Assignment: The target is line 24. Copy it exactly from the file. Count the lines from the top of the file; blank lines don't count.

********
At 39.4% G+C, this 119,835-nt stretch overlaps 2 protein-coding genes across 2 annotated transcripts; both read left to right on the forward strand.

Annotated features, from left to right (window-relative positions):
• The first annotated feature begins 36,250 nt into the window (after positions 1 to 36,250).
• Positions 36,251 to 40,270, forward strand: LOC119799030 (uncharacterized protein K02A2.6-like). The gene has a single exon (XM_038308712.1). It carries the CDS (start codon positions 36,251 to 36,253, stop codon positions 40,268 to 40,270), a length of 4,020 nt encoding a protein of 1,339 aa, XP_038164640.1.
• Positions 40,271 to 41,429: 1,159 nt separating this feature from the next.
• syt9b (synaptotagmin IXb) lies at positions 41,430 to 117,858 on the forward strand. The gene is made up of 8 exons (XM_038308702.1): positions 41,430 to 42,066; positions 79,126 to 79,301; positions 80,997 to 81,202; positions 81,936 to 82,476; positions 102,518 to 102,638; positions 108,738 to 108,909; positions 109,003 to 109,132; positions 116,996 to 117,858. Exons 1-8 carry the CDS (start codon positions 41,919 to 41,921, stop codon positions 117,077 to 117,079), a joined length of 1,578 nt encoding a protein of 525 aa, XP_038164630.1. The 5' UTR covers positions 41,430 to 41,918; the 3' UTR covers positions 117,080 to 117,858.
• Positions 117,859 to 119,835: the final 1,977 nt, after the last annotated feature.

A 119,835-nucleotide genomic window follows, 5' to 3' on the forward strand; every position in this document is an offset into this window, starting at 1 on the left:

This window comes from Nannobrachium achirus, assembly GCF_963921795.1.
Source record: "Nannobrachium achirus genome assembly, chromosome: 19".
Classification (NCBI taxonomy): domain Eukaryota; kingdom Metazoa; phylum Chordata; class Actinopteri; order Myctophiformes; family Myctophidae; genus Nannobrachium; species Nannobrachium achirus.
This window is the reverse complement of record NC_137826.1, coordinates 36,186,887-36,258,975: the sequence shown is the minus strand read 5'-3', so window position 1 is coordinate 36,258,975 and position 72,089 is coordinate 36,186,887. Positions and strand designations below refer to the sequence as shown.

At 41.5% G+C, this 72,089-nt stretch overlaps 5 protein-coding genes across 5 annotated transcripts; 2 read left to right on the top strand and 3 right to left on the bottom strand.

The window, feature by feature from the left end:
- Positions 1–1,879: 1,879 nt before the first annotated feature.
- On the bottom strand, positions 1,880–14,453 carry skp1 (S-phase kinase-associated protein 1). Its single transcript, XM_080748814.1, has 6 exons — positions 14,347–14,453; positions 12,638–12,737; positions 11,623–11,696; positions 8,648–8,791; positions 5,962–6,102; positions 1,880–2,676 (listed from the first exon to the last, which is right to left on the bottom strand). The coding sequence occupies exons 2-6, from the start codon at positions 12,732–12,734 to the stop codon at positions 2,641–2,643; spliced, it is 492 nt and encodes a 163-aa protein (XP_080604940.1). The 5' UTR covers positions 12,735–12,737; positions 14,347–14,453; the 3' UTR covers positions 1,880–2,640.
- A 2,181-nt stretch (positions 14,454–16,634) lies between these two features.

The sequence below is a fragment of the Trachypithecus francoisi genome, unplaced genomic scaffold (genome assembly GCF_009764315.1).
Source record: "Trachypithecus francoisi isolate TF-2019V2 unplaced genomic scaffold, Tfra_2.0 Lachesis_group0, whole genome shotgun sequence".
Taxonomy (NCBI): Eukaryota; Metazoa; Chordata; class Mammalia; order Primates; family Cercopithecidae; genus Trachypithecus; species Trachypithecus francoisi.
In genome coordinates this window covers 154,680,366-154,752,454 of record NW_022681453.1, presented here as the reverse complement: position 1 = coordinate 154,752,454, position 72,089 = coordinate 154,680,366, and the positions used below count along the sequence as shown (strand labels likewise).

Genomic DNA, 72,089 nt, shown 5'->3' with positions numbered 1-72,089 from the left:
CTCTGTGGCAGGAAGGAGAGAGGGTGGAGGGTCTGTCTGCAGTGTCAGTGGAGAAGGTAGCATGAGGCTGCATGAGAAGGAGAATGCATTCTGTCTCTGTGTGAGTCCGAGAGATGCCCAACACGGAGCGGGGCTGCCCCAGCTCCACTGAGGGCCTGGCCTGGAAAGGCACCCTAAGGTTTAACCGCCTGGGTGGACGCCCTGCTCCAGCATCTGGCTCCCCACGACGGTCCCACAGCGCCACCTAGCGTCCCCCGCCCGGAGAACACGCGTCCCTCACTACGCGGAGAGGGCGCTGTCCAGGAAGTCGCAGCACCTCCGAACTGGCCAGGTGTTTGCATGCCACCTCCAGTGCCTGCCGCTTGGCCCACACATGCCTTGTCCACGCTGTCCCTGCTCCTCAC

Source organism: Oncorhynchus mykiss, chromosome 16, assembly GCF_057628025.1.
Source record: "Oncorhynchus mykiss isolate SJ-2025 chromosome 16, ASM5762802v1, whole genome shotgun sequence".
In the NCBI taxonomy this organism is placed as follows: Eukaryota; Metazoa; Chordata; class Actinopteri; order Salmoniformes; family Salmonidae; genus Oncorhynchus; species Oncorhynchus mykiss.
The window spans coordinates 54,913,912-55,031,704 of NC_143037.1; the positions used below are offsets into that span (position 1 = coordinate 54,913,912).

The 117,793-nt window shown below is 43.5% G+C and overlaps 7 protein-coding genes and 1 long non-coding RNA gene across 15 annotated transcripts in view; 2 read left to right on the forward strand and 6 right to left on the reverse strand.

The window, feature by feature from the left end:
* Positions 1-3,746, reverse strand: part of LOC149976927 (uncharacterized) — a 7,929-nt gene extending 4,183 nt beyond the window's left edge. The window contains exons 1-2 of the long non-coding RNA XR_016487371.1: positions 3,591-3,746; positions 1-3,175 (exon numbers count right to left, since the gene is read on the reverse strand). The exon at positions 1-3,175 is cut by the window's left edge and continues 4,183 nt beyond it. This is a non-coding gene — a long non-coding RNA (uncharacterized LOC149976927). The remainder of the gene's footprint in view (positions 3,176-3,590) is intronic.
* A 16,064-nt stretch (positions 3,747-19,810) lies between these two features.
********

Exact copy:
Source organism: Oncorhynchus mykiss, chromosome 16, assembly GCF_057628025.1.